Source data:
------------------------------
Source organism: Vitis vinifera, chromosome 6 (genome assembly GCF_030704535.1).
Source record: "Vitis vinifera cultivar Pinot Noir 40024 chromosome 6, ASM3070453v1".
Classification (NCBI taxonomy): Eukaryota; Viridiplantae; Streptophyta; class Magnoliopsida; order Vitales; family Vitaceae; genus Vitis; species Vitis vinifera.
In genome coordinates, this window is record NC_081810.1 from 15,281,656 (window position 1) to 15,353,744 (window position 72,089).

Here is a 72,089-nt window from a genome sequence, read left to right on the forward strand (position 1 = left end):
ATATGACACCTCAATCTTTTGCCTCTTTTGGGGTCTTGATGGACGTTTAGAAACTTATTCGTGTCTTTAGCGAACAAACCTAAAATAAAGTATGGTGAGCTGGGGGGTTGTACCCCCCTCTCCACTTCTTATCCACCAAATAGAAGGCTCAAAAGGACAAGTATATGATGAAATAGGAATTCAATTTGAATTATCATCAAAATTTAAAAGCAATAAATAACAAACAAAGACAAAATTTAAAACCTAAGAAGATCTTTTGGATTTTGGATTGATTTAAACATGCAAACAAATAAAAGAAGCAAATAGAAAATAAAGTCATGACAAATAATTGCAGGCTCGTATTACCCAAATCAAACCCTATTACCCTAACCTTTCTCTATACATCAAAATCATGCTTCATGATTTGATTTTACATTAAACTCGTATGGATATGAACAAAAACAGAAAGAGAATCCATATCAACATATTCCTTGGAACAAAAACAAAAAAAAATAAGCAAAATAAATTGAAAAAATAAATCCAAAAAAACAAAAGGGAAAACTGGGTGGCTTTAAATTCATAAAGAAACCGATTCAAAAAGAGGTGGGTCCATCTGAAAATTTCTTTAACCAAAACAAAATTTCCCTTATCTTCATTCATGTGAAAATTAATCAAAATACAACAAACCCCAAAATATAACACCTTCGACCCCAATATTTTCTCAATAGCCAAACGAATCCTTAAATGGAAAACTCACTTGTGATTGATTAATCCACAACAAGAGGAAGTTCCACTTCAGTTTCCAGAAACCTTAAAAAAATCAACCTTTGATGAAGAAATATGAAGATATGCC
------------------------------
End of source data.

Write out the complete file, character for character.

Source organism: Vitis vinifera, chromosome 6 (genome assembly GCF_030704535.1).
Source record: "Vitis vinifera cultivar Pinot Noir 40024 chromosome 6, ASM3070453v1".
Classification (NCBI taxonomy): Eukaryota; Viridiplantae; Streptophyta; class Magnoliopsida; order Vitales; family Vitaceae; genus Vitis; species Vitis vinifera.
In genome coordinates, this window is record NC_081810.1 from 15,281,656 (window position 1) to 15,353,744 (window position 72,089).

Here is a 72,089-nt window from a genome sequence, read left to right on the forward strand (position 1 = left end):
ATATGACACCTCAATCTTTTGCCTCTTTTGGGGTCTTGATGGACGTTTAGAAACTTATTCGTGTCTTTAGCGAACAAACCTAAAATAAAGTATGGTGAGCTGGGGGGTTGTACCCCCCTCTCCACTTCTTATCCACCAAATAGAAGGCTCAAAAGGACAAGTATATGATGAAATAGGAATTCAATTTGAATTATCATCAAAATTTAAAAGCAATAAATAACAAACAAAGACAAAATTTAAAACCTAAGAAGATCTTTTGGATTTTGGATTGATTTAAACATGCAAACAAATAAAAGAAGCAAATAGAAAATAAAGTCATGACAAATAATTGCAGGCTCGTATTACCCAAATCAAACCCTATTACCCTAACCTTTCTCTATACATCAAAATCATGCTTCATGATTTGATTTTACATTAAACTCGTATGGATATGAACAAAAACAGAAAGAGAATCCATATCAACATATTCCTTGGAACAAAAACAAAAAAAAATAAGCAAAATAAATTGAAAAAATAAATCCAAAAAAACAAAAGGGAAAACTGGGTGGCTTTAAATTCATAAAGAAACCGATTCAAAAAGAGGTGGGTCCATCTGAAAATTTCTTTAACCAAAACAAAATTTCCCTTATCTTCATTCATGTGAAAATTAATCAAAATACAACAAACCCCAAAATATAACACCTTCGACCCCAATATTTTCTCAATAGCCAAACGAATCCTTAAATGGAAAACTCACTTGTGATTGATTAATCCACAACAAGAGGAAGTTCCACTTCAGTTTCCAGAAACCTTAAAAAAATCAACCTTTGATGAAGAAATATGAAGATATGCC